|551-1104-00L||Selected Topics in Forest Mycology||W||2 credits||1V||I. L. Brunner, M. Peter Baltensweiler, D. H. Rigling|
|Abstract||Lifestyles and functions of symbiotic, saprobic and pathogenic fungi, communities of mycorrhizas and its functional aspects, evolution and phylogenetic aspects of plant-fungal interactions, inter- and intraspecific interactions of mycelia, role of fungi in nutrient mobilisation and weathering.|
|Objective||In-depth knowledge of the biology and ecology of fungi in the forest. Self-examination of the current literature.|
|Content||In-depth treatment of selected topics of fungi in the forest ecosystem: Lifestyles and functions of symbiotic, saprobic and pathogenic fungi, communities of mycorrhizas and its functional aspects, evolution and phylogenetic aspects of plant-fungal interactions, inter- and intraspecific interactions of mycelia, role of fungi in nutrient mobilisation and weathering.|
Basics will be presented in lectures. In addition, individual study of the learning matter with the help of current literature and presentations.
|Lecture notes||Documents for the course will be handed out.|
|Literature||Smith S.E. and Read D.J. 1997. Mycorrhizal Symbiosis. Academic Press, 2nd ed., pp. 605.|
|551-0216-00L||Field Course in Mycology |
Number of participants limited to 8.
|W||3 credits||3.5P||R. Berndt, M. A. Garcia Otalora|
|Abstract||This mycology class combines field excursions and a practical training in the lab. The participants will be introduced to the species diversity and morphology of basidio- and ascomycetes, learn how fungi are collected for scientific purposes and how they are determined by macroscopic and microscopic characters using specialist literature. This year’s course will focus on lichenized fungi.|
|Objective||Recognizing fungal species diversity and learning to determine basidio- and ascomycete species.|
Collecting, documenting and preparing herbarium specimens of fungi for scientific purposes.
Introduction to the light microscopy of fungi.
Learning how to use specialist mycology literature and understanding the technical terminology.
Knowledge of the relevant macroscopic und microscopic characters of fungi.
|Content||Introduction to the taxonomy of basidio- and ascomycetes. Field excursions to study fungi in their habitats. Study and determination of the collections in the lab. Micromorphology of basidio- and ascomycetes (incl. lichenized fungi). Introduction to major groups of plant-pathogenic fungi, especially rust fungi.|
|Lecture notes||Scripts will be handed out.|
|Literature||Technical literature will be provided in the lecture room.|
|Prerequisites / Notice||The course is restricted to eight persons who are requested to enroll by a written application to the lecturers.|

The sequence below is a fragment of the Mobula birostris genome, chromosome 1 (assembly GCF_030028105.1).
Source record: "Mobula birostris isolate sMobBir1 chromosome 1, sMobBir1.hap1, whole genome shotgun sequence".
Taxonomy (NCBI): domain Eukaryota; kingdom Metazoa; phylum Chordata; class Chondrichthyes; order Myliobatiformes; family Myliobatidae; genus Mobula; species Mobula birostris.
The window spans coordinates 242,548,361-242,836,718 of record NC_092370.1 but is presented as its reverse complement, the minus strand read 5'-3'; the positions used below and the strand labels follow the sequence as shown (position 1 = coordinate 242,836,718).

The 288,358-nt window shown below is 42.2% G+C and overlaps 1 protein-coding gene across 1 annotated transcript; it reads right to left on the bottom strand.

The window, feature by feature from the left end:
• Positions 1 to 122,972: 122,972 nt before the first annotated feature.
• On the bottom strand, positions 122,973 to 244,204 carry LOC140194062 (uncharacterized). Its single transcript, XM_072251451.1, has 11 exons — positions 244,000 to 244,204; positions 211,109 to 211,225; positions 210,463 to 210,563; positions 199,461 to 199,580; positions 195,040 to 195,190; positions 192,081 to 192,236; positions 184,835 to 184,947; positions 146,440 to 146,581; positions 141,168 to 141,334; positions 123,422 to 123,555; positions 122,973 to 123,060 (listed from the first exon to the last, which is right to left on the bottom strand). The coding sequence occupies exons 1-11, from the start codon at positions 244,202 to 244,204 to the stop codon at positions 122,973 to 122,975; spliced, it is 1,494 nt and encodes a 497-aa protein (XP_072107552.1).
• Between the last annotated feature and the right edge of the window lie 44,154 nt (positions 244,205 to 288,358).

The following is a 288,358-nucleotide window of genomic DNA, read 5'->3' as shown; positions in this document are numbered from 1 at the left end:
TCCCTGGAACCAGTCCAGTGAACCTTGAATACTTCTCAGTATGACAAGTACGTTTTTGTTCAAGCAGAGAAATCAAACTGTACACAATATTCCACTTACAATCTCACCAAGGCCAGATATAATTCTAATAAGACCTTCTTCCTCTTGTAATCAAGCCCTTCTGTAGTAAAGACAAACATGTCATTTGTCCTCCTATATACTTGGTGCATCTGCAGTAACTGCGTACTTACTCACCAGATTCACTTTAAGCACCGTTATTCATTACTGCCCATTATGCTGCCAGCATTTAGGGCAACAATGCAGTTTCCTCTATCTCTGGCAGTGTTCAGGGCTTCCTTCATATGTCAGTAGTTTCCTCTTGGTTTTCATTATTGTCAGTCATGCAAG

Requirements: The participants need to read in advance selected chapters from mycology textbooks (to be announced) to gather the basic mycology knowledge necessary for the course.
|551-1132-00L||Basic Virology||W||2 credits||1V||K. Tobler, C. Fraefel|
|Abstract||Introduction into the basics of virology, including characterization of viruses, virus-cell interactions, virus-host interactions, virus-host population interactions, basics of prevention and prophylaxis as well as diagnostics.|
|Objective||Introduction into the basics of virology.|
|Content||Basics in virology. Characterization of viruses, virus-cell interactions, virus-host interactions, virus-host population interactions, basics of prevention and prophylaxis as well as diagnostics.|
|Lecture notes||The lecture uses the lecturer's 'Allgemeine Virologie' as a basis.|
The lecturer's slides as well as selected primary literature will be provided 24-48 hrs prior to the lecture in pdf format.
|Literature||Flint et al., 2009. Principles of Virology, 3rd Edition. |
ASM Press, Washington, DC, USA.
Vol I. ISBN 978-1-55581-479-3
Vol II. ISBN 978-1-55581-480-9
|Prerequisites / Notice||Basic knowledge in molecular biology, cell biology, immunology.|
|551-0140-00L||Epigenetics||W||4 credits||2V||A. Wutz, U. Grossniklaus, R. Paro, R. Santoro|
|Abstract||Epigenetics studies the inheritance of traits that cannot be attributed to changes in the DNA sequence. The lecture will present an overview of different epigenetic phenomena and provide detailed insight into the underlying molecular mechanisms. The role of epigenetic processes in the development of cancer and other disorders will be discussed.|
|Objective||The aim of the course is to gain an understanding of epigenetic mechanisms and their impact on the development of organisms, regenerative processes or manifestation of disease.|
- historical overview, concepts and comparison Genetics vs. Epigenetics
- Biology of chromatin: structure and function, organization in the nucleus and the role of histone modifications in processes like transcription and replication
- DNA methylation as an epigenetic modification
- Inheritance of epigenetic modifications during cell division: cellular memory